When the buck finished his business however, he turned and began coming down the trail that led to Kevin’s stand. He crossed a dry creek and was getting closer. “It was thick enough in there, that I still couldn’t get a good look at him, but he kept coming up the hill right to a gap in the trees.” That was the first time Kevin got a look at what he was dealing with. “How I didn’t know that he was that big, I don’t know? I just knew that he was a shooter and when I make that decision, I usually quit looking at the antlers and concentrate on shooting.”

The stickers on the deer’s right side along with the width of the antlers jumped out at Kevin but other than that, he didn’t really concentrate on just how big this guy really was.

Kevin was already standing with bow in hand, ready for the buck in case it came within range. The buck was moving broadside to Kevin and for a bit he turned his head Kevin’s way, not really noticing Kevin but just looking at the area behind his tree stand. It turned its head back towards the trail as it kept moving and Kevin knew the time was now! The buck would pass right by a tree that was 25 yards away from the stand and he realized that if the buck kept walking, it was going to pass behind some pine trees that may not let him get a shot.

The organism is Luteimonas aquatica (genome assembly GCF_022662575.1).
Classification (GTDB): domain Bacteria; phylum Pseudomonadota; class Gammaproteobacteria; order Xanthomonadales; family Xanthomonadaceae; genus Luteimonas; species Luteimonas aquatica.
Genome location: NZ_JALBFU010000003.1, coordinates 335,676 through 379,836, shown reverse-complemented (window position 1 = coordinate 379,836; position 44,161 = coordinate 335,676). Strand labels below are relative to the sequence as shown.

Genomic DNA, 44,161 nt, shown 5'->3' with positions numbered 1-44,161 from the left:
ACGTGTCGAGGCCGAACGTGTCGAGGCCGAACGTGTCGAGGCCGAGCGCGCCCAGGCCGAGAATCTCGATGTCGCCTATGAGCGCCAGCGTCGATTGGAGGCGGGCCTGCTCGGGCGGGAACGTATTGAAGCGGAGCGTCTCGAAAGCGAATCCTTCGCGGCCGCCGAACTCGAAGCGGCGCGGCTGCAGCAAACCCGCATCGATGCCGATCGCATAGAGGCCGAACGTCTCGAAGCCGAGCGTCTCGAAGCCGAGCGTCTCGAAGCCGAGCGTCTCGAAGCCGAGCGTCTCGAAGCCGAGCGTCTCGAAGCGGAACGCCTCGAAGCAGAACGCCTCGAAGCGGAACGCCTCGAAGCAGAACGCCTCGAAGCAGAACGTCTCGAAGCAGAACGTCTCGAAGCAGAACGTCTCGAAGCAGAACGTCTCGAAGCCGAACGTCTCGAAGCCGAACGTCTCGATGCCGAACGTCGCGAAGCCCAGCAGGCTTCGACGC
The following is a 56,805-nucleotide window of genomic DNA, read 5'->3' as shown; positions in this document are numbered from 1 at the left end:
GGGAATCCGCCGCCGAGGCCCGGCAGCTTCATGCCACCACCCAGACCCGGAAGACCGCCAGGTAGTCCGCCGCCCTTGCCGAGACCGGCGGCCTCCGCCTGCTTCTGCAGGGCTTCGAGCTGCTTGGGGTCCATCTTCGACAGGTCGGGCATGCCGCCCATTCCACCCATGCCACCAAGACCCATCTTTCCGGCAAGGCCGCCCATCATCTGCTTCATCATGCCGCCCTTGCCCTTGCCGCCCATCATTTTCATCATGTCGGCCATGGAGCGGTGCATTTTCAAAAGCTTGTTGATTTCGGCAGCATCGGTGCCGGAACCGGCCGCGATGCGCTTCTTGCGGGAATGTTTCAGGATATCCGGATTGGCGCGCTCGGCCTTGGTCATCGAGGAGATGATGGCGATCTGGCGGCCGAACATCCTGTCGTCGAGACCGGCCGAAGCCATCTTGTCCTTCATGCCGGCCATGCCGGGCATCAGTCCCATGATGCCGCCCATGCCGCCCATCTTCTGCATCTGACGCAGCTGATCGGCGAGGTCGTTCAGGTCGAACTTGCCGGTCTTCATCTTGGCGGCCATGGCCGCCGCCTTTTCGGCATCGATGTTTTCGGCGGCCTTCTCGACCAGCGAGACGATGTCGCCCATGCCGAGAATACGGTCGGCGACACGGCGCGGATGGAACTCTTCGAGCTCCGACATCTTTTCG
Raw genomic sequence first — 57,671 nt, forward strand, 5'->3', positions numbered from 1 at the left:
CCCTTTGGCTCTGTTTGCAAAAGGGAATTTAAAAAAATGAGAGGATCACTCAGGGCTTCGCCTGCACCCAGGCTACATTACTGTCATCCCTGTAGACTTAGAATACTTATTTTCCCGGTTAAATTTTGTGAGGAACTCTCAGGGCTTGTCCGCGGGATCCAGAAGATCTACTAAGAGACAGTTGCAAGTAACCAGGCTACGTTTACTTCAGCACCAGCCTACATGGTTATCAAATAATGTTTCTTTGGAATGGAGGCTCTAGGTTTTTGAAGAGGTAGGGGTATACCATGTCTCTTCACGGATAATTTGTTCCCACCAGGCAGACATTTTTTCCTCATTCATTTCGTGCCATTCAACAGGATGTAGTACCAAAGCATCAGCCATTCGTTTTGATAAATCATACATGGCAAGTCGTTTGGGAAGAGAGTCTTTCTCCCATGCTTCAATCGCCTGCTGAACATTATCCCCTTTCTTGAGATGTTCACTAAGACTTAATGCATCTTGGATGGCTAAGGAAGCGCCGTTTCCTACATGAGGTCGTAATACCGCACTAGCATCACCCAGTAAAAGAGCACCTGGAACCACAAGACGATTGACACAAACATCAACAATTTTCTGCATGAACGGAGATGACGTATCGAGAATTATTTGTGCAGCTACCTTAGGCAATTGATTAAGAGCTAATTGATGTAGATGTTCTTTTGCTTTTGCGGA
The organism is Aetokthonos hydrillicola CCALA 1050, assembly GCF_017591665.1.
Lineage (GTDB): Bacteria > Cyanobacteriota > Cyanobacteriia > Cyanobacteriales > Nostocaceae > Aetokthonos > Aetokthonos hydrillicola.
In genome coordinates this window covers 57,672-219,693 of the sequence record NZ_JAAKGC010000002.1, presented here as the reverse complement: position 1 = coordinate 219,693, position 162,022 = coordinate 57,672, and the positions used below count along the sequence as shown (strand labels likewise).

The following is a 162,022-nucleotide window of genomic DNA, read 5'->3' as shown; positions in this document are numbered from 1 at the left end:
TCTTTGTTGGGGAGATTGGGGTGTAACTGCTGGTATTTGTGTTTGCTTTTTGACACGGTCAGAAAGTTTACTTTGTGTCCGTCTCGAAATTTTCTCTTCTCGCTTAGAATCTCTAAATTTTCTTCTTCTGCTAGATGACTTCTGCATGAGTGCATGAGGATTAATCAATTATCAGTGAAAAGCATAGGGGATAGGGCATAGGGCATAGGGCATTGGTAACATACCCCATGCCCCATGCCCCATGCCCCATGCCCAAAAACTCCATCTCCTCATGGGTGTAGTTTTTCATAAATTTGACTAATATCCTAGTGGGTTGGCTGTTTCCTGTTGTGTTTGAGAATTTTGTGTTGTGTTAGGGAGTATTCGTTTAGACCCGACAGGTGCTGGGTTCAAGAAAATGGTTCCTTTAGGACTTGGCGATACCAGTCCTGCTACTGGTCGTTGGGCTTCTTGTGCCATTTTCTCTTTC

Kevin tried a mouth grunt in effort to stop the buck but he didn’t bite and kept on moving. “I aimed just a few inches in front of where I wanted the arrow to hit and led the buck as he walked. When I shot, I heard the smack of the arrow hitting but could instantly tell that I had shot the buck too far back. I’m not sure if it jumped or what, but my first thought was that I had gut shot him. I was thinking that this isn’t good.” Kevin lamented.